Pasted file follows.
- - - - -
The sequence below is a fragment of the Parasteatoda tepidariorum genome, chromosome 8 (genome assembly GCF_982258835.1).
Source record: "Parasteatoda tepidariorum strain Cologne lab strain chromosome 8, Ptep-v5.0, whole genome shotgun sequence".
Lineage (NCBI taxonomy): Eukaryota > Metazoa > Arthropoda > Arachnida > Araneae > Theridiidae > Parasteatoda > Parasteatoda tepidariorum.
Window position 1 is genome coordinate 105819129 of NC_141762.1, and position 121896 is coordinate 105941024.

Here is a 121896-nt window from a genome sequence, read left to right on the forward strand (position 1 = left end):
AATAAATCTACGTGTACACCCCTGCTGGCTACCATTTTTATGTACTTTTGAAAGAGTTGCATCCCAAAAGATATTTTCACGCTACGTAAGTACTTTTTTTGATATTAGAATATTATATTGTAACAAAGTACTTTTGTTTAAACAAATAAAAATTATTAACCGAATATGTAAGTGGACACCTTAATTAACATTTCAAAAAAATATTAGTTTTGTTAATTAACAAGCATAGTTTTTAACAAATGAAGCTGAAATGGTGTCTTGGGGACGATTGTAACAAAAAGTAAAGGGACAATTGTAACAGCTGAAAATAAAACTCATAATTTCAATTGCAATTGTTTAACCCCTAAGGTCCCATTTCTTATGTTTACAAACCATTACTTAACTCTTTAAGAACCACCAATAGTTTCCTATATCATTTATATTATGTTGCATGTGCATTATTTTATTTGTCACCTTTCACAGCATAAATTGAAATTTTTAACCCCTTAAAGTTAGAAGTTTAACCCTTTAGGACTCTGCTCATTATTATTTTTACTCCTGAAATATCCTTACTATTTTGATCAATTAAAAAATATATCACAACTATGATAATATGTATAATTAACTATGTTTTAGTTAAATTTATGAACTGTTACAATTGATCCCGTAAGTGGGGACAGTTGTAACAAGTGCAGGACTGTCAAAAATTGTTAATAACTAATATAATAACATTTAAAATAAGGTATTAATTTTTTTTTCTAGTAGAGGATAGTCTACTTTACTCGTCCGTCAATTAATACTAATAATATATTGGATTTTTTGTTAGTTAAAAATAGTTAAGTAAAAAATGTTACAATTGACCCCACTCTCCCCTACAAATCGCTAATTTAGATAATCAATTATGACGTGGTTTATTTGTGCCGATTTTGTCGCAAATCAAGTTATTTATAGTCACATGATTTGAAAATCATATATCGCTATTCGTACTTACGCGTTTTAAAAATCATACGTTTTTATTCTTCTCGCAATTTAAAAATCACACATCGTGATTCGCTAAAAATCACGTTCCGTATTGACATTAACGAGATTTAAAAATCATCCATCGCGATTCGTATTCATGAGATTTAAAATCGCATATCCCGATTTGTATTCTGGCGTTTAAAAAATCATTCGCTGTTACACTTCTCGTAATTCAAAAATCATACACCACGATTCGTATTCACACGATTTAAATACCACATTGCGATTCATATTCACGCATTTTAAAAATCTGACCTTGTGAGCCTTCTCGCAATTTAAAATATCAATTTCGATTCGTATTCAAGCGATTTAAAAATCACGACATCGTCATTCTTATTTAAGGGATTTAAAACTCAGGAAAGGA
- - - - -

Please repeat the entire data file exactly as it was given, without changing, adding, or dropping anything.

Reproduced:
The sequence below is a fragment of the Parasteatoda tepidariorum genome, chromosome 8 (genome assembly GCF_982258835.1).
Source record: "Parasteatoda tepidariorum strain Cologne lab strain chromosome 8, Ptep-v5.0, whole genome shotgun sequence".
Lineage (NCBI taxonomy): Eukaryota > Metazoa > Arthropoda > Arachnida > Araneae > Theridiidae > Parasteatoda > Parasteatoda tepidariorum.
Window position 1 is genome coordinate 105819129 of NC_141762.1, and position 121896 is coordinate 105941024.

Here is a 121896-nt window from a genome sequence, read left to right on the forward strand (position 1 = left end):
AATAAATCTACGTGTACACCCCTGCTGGCTACCATTTTTATGTACTTTTGAAAGAGTTGCATCCCAAAAGATATTTTCACGCTACGTAAGTACTTTTTTTGATATTAGAATATTATATTGTAACAAAGTACTTTTGTTTAAACAAATAAAAATTATTAACCGAATATGTAAGTGGACACCTTAATTAACATTTCAAAAAAATATTAGTTTTGTTAATTAACAAGCATAGTTTTTAACAAATGAAGCTGAAATGGTGTCTTGGGGACGATTGTAACAAAAAGTAAAGGGACAATTGTAACAGCTGAAAATAAAACTCATAATTTCAATTGCAATTGTTTAACCCCTAAGGTCCCATTTCTTATGTTTACAAACCATTACTTAACTCTTTAAGAACCACCAATAGTTTCCTATATCATTTATATTATGTTGCATGTGCATTATTTTATTTGTCACCTTTCACAGCATAAATTGAAATTTTTAACCCCTTAAAGTTAGAAGTTTAACCCTTTAGGACTCTGCTCATTATTATTTTTACTCCTGAAATATCCTTACTATTTTGATCAATTAAAAAATATATCACAACTATGATAATATGTATAATTAACTATGTTTTAGTTAAATTTATGAACTGTTACAATTGATCCCGTAAGTGGGGACAGTTGTAACAAGTGCAGGACTGTCAAAAATTGTTAATAACTAATATAATAACATTTAAAATAAGGTATTAATTTTTTTTTCTAGTAGAGGATAGTCTACTTTACTCGTCCGTCAATTAATACTAATAATATATTGGATTTTTTGTTAGTTAAAAATAGTTAAGTAAAAAATGTTACAATTGACCCCACTCTCCCCTACAAATCGCTAATTTAGATAATCAATTATGACGTGGTTTATTTGTGCCGATTTTGTCGCAAATCAAGTTATTTATAGTCACATGATTTGAAAATCATATATCGCTATTCGTACTTACGCGTTTTAAAAATCATACGTTTTTATTCTTCTCGCAATTTAAAAATCACACATCGTGATTCGCTAAAAATCACGTTCCGTATTGACATTAACGAGATTTAAAAATCATCCATCGCGATTCGTATTCATGAGATTTAAAATCGCATATCCCGATTTGTATTCTGGCGTTTAAAAAATCATTCGCTGTTACACTTCTCGTAATTCAAAAATCATACACCACGATTCGTATTCACACGATTTAAATACCACATTGCGATTCATATTCACGCATTTTAAAAATCTGACCTTGTGAGCCTTCTCGCAATTTAAAATATCAATTTCGATTCGTATTCAAGCGATTTAAAAATCACGACATCGTCATTCTTATTTAAGGGATTTAAAACTCAGGAAAGGA